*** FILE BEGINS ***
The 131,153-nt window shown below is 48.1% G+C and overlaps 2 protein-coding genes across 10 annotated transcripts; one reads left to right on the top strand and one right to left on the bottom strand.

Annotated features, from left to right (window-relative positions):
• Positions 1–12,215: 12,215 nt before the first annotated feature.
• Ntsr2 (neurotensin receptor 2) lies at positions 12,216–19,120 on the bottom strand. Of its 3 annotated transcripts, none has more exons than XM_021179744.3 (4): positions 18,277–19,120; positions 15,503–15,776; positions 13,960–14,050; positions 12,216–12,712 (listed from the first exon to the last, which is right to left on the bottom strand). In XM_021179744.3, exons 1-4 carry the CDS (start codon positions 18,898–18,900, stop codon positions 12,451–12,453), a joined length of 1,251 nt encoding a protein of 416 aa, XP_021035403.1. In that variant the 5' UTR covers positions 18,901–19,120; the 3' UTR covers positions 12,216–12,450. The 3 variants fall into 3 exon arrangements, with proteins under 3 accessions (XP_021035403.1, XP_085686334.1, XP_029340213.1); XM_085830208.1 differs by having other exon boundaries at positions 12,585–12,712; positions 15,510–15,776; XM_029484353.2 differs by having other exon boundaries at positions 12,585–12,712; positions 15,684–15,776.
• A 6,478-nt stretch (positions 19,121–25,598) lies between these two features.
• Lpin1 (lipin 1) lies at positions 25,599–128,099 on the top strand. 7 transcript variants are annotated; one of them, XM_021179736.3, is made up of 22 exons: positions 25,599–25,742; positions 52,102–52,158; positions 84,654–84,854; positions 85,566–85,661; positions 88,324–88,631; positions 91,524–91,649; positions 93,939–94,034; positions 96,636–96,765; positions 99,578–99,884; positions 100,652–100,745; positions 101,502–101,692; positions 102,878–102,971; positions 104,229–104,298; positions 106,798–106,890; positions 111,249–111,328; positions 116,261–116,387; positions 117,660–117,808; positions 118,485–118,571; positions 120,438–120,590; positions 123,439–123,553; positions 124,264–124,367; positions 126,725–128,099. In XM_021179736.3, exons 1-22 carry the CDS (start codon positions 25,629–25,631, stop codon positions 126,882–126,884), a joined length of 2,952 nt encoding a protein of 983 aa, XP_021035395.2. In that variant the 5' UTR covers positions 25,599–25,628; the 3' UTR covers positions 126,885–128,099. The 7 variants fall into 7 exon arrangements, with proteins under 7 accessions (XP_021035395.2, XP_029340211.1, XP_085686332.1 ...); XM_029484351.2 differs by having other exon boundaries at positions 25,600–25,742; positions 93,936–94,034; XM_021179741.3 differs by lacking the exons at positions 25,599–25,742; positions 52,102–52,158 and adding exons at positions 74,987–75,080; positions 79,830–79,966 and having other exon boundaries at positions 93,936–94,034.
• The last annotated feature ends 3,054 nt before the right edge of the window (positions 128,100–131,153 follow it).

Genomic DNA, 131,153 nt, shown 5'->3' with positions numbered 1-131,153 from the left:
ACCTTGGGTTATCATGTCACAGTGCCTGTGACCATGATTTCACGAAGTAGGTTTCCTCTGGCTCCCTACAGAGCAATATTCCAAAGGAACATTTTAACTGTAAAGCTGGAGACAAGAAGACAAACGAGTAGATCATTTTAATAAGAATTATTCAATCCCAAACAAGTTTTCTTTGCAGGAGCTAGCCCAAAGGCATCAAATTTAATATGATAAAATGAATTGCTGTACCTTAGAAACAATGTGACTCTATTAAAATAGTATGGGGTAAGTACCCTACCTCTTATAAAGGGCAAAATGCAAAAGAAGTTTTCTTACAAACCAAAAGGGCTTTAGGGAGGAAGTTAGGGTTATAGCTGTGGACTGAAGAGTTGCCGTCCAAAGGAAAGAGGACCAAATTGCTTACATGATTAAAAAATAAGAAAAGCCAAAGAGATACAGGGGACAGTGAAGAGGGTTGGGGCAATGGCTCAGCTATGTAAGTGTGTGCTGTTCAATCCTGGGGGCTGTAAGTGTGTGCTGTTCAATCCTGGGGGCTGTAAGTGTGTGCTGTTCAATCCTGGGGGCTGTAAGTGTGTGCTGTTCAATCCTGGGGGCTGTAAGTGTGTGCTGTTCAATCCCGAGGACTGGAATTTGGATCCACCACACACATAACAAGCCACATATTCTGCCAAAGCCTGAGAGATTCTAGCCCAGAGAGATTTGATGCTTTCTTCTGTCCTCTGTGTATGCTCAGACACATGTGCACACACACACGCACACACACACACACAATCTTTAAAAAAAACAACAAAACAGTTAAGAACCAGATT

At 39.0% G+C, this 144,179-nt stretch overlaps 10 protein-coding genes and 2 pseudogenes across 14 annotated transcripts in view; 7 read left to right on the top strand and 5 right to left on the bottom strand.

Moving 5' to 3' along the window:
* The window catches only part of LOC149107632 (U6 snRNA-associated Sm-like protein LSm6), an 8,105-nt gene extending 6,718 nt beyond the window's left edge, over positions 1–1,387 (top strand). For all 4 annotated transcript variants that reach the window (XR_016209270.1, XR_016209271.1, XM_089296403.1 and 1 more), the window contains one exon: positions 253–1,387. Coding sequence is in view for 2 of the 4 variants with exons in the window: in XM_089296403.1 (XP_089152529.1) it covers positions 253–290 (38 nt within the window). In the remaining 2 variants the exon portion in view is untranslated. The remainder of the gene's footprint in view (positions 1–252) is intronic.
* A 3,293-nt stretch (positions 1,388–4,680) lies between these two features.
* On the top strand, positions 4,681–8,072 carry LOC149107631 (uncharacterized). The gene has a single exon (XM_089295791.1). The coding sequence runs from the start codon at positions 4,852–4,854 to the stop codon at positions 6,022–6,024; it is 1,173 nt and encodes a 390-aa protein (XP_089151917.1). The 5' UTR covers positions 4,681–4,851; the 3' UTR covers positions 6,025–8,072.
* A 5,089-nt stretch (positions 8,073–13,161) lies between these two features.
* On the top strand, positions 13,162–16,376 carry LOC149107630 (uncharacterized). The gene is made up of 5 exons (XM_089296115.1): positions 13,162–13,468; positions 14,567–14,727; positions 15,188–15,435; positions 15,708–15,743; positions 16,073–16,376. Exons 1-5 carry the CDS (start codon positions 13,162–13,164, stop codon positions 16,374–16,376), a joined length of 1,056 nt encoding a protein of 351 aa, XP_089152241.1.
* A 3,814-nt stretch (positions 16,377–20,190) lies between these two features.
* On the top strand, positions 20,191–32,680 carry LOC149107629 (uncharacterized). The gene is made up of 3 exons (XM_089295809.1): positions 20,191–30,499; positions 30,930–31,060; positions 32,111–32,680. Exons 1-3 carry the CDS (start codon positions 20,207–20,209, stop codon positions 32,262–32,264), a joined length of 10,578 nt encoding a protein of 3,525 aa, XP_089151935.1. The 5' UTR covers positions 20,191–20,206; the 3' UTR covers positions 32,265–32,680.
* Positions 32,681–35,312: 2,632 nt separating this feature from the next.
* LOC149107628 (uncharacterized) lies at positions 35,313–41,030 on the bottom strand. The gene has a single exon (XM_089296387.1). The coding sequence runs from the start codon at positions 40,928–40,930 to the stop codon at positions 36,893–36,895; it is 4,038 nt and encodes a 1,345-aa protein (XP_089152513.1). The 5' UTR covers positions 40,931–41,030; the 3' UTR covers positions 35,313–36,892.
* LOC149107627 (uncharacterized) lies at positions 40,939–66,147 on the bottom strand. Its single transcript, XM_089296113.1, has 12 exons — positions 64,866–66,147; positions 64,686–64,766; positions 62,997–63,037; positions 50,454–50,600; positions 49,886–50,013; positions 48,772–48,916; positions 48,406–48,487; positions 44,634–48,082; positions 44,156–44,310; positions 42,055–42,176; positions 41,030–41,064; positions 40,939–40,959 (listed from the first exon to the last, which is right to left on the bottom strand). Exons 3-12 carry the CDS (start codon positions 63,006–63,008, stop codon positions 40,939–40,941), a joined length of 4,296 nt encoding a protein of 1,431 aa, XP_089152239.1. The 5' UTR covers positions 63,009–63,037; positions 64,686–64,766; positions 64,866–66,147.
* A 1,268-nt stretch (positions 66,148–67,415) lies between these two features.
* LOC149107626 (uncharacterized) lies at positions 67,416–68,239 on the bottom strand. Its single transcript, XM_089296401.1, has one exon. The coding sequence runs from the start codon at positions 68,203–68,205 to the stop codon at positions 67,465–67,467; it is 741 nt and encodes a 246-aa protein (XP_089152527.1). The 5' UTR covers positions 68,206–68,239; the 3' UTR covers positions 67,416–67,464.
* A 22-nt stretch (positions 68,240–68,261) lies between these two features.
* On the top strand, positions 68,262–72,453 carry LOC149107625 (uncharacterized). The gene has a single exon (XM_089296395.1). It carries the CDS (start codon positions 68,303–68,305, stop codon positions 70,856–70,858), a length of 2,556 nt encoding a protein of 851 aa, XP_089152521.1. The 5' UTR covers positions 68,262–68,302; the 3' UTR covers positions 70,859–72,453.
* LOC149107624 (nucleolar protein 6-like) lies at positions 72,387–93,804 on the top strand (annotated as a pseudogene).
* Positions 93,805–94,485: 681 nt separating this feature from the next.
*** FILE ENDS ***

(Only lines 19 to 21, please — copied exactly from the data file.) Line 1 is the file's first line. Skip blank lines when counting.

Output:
* Positions 32,681–35,312: 2,632 nt separating this feature from the next.
* LOC149107628 (uncharacterized) lies at positions 35,313–41,030 on the bottom strand. The gene has a single exon (XM_089296387.1). The coding sequence runs from the start codon at positions 40,928–40,930 to the stop codon at positions 36,893–36,895; it is 4,038 nt and encodes a 1,345-aa protein (XP_089152513.1). The 5' UTR covers positions 40,931–41,030; the 3' UTR covers positions 35,313–36,892.
* LOC149107627 (uncharacterized) lies at positions 40,939–66,147 on the bottom strand. Its single transcript, XM_089296113.1, has 12 exons — positions 64,866–66,147; positions 64,686–64,766; positions 62,997–63,037; positions 50,454–50,600; positions 49,886–50,013; positions 48,772–48,916; positions 48,406–48,487; positions 44,634–48,082; positions 44,156–44,310; positions 42,055–42,176; positions 41,030–41,064; positions 40,939–40,959 (listed from the first exon to the last, which is right to left on the bottom strand). Exons 3-12 carry the CDS (start codon positions 63,006–63,008, stop codon positions 40,939–40,941), a joined length of 4,296 nt encoding a protein of 1,431 aa, XP_089152239.1. The 5' UTR covers positions 63,009–63,037; positions 64,686–64,766; positions 64,866–66,147.